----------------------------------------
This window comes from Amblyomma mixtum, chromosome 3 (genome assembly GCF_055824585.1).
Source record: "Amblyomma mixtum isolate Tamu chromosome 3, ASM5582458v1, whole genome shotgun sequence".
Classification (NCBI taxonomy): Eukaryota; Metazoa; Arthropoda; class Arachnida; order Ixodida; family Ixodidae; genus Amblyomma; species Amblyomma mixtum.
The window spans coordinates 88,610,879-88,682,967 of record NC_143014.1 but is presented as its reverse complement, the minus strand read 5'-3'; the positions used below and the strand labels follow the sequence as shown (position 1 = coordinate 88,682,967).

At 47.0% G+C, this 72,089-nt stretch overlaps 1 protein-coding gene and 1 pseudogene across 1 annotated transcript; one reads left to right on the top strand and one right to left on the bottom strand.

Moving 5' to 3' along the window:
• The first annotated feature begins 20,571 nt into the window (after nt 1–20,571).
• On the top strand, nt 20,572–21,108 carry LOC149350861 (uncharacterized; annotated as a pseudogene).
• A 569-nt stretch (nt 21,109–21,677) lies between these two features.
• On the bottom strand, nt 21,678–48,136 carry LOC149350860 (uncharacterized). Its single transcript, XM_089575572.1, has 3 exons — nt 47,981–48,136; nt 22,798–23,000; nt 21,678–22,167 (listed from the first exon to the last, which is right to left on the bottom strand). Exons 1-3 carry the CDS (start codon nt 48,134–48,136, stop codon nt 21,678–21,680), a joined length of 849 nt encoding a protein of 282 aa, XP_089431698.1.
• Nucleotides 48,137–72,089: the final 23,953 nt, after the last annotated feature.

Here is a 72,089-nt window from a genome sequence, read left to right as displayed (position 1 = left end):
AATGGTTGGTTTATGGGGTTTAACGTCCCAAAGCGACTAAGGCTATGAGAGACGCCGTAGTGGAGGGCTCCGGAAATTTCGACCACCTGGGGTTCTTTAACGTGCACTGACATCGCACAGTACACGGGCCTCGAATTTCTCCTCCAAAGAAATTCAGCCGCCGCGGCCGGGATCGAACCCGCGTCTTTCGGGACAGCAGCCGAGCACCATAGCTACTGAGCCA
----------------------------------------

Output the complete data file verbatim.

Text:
This window comes from Amblyomma mixtum, chromosome 3 (genome assembly GCF_055824585.1).
Source record: "Amblyomma mixtum isolate Tamu chromosome 3, ASM5582458v1, whole genome shotgun sequence".
Classification (NCBI taxonomy): Eukaryota; Metazoa; Arthropoda; class Arachnida; order Ixodida; family Ixodidae; genus Amblyomma; species Amblyomma mixtum.
The window spans coordinates 88,610,879-88,682,967 of record NC_143014.1 but is presented as its reverse complement, the minus strand read 5'-3'; the positions used below and the strand labels follow the sequence as shown (position 1 = coordinate 88,682,967).

At 47.0% G+C, this 72,089-nt stretch overlaps 1 protein-coding gene and 1 pseudogene across 1 annotated transcript; one reads left to right on the top strand and one right to left on the bottom strand.

Moving 5' to 3' along the window:
• The first annotated feature begins 20,571 nt into the window (after nt 1–20,571).
• On the top strand, nt 20,572–21,108 carry LOC149350861 (uncharacterized; annotated as a pseudogene).
• A 569-nt stretch (nt 21,109–21,677) lies between these two features.
• On the bottom strand, nt 21,678–48,136 carry LOC149350860 (uncharacterized). Its single transcript, XM_089575572.1, has 3 exons — nt 47,981–48,136; nt 22,798–23,000; nt 21,678–22,167 (listed from the first exon to the last, which is right to left on the bottom strand). Exons 1-3 carry the CDS (start codon nt 48,134–48,136, stop codon nt 21,678–21,680), a joined length of 849 nt encoding a protein of 282 aa, XP_089431698.1.
• Nucleotides 48,137–72,089: the final 23,953 nt, after the last annotated feature.

Here is a 72,089-nt window from a genome sequence, read left to right as displayed (position 1 = left end):
AATGGTTGGTTTATGGGGTTTAACGTCCCAAAGCGACTAAGGCTATGAGAGACGCCGTAGTGGAGGGCTCCGGAAATTTCGACCACCTGGGGTTCTTTAACGTGCACTGACATCGCACAGTACACGGGCCTCGAATTTCTCCTCCAAAGAAATTCAGCCGCCGCGGCCGGGATCGAACCCGCGTCTTTCGGGACAGCAGCCGAGCACCATAGCTACTGAGCCA